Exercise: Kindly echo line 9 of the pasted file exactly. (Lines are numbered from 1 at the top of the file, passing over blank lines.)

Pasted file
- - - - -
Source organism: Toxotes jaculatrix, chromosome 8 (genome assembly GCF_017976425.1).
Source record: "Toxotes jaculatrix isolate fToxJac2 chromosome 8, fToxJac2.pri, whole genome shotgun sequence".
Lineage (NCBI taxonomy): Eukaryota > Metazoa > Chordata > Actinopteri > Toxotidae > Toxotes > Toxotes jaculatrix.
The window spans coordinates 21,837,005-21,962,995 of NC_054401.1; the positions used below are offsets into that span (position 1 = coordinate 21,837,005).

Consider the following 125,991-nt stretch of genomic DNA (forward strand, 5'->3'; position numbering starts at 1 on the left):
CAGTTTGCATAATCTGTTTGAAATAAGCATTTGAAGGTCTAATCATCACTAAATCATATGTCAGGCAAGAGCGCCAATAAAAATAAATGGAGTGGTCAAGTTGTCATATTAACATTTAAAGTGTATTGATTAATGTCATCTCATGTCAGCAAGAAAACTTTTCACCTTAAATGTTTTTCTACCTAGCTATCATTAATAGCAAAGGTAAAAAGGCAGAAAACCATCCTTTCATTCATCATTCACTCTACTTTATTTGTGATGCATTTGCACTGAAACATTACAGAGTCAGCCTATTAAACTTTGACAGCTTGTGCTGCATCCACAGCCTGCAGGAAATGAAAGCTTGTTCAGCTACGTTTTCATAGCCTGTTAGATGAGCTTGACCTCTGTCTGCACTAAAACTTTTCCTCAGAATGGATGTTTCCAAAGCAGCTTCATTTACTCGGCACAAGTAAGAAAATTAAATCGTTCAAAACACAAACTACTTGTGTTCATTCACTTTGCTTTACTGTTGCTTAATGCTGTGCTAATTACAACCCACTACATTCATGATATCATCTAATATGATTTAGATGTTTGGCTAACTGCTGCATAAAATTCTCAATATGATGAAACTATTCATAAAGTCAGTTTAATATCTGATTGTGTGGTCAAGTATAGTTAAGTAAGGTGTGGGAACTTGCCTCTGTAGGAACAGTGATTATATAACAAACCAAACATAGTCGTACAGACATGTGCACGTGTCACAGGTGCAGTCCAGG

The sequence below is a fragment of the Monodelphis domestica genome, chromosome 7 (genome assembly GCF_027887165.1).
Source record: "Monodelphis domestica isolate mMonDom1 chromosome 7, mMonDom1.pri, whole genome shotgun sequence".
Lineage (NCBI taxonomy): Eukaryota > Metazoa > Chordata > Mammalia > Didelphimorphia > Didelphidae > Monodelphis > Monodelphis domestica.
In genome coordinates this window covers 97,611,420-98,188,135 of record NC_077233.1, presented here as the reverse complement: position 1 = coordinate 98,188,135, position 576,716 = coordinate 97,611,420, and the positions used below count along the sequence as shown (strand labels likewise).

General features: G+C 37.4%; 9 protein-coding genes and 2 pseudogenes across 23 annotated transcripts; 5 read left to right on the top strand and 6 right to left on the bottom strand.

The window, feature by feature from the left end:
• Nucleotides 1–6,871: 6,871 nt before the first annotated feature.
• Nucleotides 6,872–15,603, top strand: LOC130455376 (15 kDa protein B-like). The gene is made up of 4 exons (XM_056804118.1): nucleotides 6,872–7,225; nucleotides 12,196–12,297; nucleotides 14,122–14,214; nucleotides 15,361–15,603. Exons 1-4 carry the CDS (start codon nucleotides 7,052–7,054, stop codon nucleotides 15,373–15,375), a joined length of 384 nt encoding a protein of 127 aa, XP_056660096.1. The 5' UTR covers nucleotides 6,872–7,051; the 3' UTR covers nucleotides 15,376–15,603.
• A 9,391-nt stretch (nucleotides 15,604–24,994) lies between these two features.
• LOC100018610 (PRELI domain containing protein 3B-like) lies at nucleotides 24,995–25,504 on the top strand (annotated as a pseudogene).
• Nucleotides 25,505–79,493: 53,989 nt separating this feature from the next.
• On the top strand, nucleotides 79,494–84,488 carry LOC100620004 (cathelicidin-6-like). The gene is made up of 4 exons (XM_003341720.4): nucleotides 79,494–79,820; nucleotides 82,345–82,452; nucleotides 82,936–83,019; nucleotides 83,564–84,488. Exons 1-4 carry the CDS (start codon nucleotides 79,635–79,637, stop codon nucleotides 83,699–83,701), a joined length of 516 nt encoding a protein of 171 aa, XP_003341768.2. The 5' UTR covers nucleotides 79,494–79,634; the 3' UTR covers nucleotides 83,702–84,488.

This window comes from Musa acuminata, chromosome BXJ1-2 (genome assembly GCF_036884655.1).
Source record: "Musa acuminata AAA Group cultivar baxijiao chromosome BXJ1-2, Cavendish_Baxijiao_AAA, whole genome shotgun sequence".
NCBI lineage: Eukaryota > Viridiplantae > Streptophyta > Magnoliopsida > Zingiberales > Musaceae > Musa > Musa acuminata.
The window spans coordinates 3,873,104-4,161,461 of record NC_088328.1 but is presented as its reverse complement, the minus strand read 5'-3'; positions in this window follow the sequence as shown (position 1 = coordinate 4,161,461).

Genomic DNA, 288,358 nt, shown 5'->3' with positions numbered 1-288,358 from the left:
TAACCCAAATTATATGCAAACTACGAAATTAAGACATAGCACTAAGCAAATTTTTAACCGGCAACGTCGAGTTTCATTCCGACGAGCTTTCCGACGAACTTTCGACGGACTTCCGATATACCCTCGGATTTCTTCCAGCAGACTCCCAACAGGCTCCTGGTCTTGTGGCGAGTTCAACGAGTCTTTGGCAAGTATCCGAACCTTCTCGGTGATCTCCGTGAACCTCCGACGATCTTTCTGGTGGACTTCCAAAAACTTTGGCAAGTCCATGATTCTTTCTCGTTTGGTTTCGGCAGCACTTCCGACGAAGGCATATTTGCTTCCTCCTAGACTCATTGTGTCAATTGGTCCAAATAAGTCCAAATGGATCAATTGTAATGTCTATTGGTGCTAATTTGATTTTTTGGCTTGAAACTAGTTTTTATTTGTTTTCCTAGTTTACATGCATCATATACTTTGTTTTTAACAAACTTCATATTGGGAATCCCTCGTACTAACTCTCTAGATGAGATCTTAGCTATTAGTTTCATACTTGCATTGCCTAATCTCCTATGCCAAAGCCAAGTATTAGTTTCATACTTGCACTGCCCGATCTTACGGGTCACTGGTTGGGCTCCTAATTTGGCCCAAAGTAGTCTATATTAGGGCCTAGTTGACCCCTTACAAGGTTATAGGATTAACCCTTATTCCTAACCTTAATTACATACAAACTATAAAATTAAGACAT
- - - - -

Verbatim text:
Lineage (NCBI taxonomy): Eukaryota > Metazoa > Chordata > Mammalia > Didelphimorphia > Didelphidae > Monodelphis > Monodelphis domestica.